State Sen. Jim Dabakis, who polls show is currently leading among the candidates, has said he would work with the state to get funding for free-fare transit across the city as well as to create more funding for wood-burning stove exchanges in an effort to improve air quality.
“We need a village here,” he told The Tribune in a recent interview, arguing that he is best positioned to act as a “liaison with the state” to cultivate big, rather than incremental, changes on emissions.
State Sen. Luz Escamilla, who polls show in second place close behind Dabakis and closing, has expressed a similar position but points to her legislative record on air quality, including her work to increase the statute of limitations for polluters. If elected mayor, she has said she would partner with the state on other initiatives, as well as work to decrease vehicle emissions.
Following air quality, 19% of voters surveyed in the poll pointed to homelessness and 18% to affordable housing as the biggest issues in the city. Opinions on the relative importance of the inland port, a massive distribution hub planned for the city’s northwest side, and on taxes and roads fared at 9% and below.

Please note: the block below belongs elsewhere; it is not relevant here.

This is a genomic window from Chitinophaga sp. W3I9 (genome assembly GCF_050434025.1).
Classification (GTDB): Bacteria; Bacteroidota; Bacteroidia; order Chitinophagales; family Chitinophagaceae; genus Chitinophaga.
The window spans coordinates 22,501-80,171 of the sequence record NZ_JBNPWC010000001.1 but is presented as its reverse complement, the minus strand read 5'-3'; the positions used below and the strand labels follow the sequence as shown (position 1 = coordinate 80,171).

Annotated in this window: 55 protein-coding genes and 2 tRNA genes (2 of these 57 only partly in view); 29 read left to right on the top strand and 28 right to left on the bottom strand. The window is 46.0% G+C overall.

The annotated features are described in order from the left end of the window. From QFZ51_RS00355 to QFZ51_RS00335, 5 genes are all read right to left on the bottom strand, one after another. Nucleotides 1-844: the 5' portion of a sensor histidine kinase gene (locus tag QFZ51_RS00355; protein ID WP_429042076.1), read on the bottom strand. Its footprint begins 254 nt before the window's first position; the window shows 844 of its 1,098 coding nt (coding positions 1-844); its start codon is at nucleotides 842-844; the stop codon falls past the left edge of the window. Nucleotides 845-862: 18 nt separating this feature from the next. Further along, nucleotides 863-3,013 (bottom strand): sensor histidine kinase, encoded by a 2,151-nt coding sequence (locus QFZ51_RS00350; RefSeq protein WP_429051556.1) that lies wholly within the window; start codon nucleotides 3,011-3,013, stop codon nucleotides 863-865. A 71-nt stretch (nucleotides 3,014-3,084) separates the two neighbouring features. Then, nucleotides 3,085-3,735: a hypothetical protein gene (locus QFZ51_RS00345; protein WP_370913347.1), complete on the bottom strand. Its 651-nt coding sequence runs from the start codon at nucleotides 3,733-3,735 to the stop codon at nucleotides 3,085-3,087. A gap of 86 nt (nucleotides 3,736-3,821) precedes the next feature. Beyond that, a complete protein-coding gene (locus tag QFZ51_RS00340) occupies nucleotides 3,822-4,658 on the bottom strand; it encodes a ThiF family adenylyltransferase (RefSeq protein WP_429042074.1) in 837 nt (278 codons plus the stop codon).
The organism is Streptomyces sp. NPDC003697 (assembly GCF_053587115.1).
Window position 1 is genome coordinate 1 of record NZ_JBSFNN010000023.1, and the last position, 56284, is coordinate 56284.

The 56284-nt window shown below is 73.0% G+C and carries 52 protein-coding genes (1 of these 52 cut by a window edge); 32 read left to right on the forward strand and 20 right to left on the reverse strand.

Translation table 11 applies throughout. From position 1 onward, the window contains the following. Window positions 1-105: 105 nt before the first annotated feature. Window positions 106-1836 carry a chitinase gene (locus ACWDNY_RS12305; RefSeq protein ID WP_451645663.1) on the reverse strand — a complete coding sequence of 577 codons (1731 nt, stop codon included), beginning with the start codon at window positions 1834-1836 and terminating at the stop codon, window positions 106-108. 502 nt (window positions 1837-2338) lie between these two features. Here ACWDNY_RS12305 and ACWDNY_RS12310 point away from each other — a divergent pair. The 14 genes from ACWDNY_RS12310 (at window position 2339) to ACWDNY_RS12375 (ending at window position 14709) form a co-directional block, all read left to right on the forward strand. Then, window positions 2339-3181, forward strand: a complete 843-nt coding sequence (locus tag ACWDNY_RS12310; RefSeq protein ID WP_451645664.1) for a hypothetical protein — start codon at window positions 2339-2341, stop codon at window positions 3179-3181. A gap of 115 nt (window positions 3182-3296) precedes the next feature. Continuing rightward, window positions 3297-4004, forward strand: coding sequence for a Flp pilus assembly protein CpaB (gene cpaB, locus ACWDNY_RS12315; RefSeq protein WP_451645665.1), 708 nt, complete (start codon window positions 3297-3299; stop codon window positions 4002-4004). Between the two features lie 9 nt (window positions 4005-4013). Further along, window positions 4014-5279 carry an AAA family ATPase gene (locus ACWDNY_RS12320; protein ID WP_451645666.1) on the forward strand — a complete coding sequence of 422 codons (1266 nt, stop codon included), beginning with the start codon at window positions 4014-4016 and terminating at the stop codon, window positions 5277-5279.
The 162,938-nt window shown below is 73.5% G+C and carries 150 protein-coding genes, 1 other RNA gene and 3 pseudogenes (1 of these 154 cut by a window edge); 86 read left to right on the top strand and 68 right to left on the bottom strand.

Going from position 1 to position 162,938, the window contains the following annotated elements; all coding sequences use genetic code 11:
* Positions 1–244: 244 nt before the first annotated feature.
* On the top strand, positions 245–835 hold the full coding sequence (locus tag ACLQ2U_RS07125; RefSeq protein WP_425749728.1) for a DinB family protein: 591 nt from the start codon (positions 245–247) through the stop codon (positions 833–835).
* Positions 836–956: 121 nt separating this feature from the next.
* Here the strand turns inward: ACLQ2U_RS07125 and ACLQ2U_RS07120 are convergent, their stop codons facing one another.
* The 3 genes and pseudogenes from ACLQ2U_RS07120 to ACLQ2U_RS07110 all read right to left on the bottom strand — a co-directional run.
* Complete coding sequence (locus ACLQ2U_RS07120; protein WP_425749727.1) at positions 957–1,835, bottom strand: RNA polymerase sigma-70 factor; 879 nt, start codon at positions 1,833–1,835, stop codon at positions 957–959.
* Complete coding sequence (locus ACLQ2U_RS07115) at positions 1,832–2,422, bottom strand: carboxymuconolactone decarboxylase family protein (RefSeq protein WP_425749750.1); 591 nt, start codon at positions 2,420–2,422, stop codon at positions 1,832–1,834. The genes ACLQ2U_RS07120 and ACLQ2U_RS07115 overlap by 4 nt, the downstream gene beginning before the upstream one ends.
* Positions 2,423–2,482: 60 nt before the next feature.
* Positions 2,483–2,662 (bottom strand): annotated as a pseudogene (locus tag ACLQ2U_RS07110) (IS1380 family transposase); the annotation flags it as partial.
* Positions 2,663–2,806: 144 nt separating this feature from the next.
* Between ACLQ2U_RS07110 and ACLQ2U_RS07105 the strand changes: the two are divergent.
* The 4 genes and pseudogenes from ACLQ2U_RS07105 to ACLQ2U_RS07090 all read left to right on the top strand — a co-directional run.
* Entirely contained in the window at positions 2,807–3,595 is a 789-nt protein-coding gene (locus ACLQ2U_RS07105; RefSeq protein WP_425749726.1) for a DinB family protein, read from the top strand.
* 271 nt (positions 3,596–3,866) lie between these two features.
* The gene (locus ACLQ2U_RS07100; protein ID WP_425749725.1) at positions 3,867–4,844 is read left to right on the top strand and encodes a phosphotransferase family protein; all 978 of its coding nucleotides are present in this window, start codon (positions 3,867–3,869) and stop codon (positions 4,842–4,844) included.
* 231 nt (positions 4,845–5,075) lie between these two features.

Several poll respondents reached by The Tribune on Friday said they plan to support the two front-runners in the race based on their stances on those issues that they see as the most important facing the capital.
Bill Finney, 78, said he sees addressing homelessness as a top priority and is voting for Dabakis because he believes he has the temperament, personality and relationships necessary to address it and other big issues.
“He did a good job at the Legislature in trying to create some balance, and I think he’ll do a good job at the city,” Finney said. “He’ll be a good voice. I don’t think he’ll do anything to embarrass us in any way and will represent the people fairly.”
Paula Espinoza, a 52-year-old Glendale resident, is particularly concerned about affordable housing and said she is drawn to fellow west-sider Escamilla, who lives in Rose Park.
“Luz is really on the ground with issues; she’s in touch with people” Espinoza said. “She’s been very vocal about working to keep services more toward the west side, so I think she’s going to really fight for some of the things that people on the west side really need.”
Some 26% of voters remain undecided in the Aug. 13 race and say they’re still eyeing candidates’ positions in an effort to decide whom they’ll support in the final days of the primary campaign.
The Tribune-Hinckley poll, conducted Monday through Wednesday, has a margin of error of plus or minus 4.96 percentage points and employed a mix of phone calls to landlines and cellphones, as well as an online portion.